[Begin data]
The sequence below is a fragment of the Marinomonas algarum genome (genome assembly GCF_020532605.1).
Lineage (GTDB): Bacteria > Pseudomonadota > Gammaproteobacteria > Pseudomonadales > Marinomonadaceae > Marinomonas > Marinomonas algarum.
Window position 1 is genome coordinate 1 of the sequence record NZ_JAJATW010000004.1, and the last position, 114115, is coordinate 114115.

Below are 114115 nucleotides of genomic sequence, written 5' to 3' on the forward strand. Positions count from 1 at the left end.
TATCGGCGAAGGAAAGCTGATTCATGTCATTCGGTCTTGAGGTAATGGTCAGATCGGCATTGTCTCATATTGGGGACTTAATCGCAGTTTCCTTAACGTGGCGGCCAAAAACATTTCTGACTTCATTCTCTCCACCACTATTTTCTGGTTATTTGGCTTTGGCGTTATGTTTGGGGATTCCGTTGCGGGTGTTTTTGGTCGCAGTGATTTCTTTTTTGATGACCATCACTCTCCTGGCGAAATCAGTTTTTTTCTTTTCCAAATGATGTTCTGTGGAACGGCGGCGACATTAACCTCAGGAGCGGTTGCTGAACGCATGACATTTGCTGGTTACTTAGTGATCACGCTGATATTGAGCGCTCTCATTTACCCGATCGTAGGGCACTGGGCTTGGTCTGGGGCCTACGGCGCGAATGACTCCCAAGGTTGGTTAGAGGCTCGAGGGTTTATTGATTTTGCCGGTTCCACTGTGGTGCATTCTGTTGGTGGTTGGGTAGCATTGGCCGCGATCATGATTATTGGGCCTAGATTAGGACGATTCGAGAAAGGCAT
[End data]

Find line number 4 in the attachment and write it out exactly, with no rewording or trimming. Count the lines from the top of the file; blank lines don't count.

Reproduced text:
Below are 114115 nucleotides of genomic sequence, written 5' to 3' on the forward strand. Positions count from 1 at the left end.